Nginx server-blocks use listen-directives to configure the port and protocol a given server-block should use. A small idiosyncrasy about Nginx is that some listen directives are only allowed to appear once in the configuration. One such example is "default_server". HTTP/3 benefits from another unique listen directive which is "reuseport" which brings a performance benefit .

An Nginx convention is to use a default configuration which defines these unique directives and as such configures each server-block using that port and protocol. I present the following as an option.

http {


    # Log http3 requests
    log_format quic '$remote_addr - $remote_user [$time_local] '
                      '"$request" $status $body_bytes_sent '
                      '"$http_referer" "$http_user_agent" "$http3"';
    access_log  /var/log/nginx/access.log  quic;

    server {
        listen 80 default_server;
        server_name _;
        root usr/share/nginx/html;
    server {
        listen 443 http3 reuseport default_server;
        listen 443 ssl http2;
        include http3.conf;
        server_name _;
        root usr/share/nginx/html;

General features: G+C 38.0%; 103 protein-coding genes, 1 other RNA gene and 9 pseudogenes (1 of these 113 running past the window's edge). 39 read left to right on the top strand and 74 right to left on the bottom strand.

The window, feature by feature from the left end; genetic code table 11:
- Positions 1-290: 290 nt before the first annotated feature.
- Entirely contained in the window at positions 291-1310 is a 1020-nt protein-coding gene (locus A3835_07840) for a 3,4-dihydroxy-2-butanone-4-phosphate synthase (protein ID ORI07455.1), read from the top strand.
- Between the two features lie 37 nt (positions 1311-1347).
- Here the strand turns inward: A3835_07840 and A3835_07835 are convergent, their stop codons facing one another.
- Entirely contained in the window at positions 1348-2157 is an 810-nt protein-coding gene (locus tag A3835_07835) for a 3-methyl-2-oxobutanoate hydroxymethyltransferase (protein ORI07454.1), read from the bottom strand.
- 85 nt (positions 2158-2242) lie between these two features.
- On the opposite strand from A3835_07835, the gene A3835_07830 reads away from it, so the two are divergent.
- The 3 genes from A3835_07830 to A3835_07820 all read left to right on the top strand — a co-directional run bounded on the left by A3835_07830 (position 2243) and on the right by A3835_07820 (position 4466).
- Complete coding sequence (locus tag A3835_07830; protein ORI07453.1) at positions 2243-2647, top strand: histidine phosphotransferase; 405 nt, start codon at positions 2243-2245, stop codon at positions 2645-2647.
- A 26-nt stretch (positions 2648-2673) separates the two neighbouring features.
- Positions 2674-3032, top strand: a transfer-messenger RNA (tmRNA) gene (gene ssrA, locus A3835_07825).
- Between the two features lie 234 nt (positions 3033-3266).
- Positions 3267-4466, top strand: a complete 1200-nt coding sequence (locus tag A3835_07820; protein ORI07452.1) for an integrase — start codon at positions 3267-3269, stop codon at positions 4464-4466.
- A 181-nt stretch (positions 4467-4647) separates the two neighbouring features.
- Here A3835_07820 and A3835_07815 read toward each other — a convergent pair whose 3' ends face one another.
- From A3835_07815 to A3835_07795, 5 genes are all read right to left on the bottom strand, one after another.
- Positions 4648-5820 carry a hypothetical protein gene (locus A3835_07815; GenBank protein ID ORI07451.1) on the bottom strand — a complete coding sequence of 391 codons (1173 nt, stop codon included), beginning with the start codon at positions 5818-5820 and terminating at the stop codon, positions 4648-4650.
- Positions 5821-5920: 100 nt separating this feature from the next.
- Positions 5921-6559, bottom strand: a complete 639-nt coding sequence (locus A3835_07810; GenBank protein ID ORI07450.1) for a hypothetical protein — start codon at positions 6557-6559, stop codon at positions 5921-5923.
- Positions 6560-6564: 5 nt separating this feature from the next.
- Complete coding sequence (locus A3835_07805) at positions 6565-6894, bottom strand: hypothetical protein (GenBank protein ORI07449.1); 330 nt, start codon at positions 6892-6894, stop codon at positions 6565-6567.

Now what's left is using HTTP/3 to do something useful. You can use it in a server-block like this:

server {
    listen 443 http3;
    listen 443 ssl http2;
    include http3.conf;


    location / {
        proxy_pass http://my-service;
        proxy_set_header Upgrade $http_upgrade;
        proxy_set_header Connection "upgrade";
        proxy_set_header Host $host;
        proxy_set_header X-Real-IP $remote_addr;
        proxy_set_header X-Forwarded-For $proxy_add_x_forwarded_for;
        proxy_set_header X-Forwarded-Proto $scheme;
        proxy_set_header X-Forwarded-Host $host;
        proxy_set_header X-Forwarded-Port $server_port;

server {
    listen 80;
    listen [::]:80;

   # Also force https with a redirect.
    location / {
        add_header alt-svc 'h3=":443"; ma=86400';
        return 301$request_uri;
Test the connection

Before testing you can sanity-check that your browser supports HTTP/3 by visiting Nginx's Quic-site. The way HTTP/3 (Quic) works is by the client reading the alt-svc header for HTTP/3 information on an initial request. This means that the first request to a new site does not default to HTTP/3, but the following requests can make use of it. I've noticed that with Firefox it can be necessary to refresh the site once for it to start preferring HTTP/3.

That said I recommend testing HTTP/3 first with a simple command-line client. For example curl3. You can find clients recommended for testing by Nginx here.

Example using curl3

curl3 --http3

returns a successful 0 exit-code and the content data as HTTP/3 is supported on this website.

If HTTP/3 is not supported curl3 exits with code 56 and prints

curl: (56) quiche: recvfrom() unexpectedly returned -1 (errno: 111, socket 5)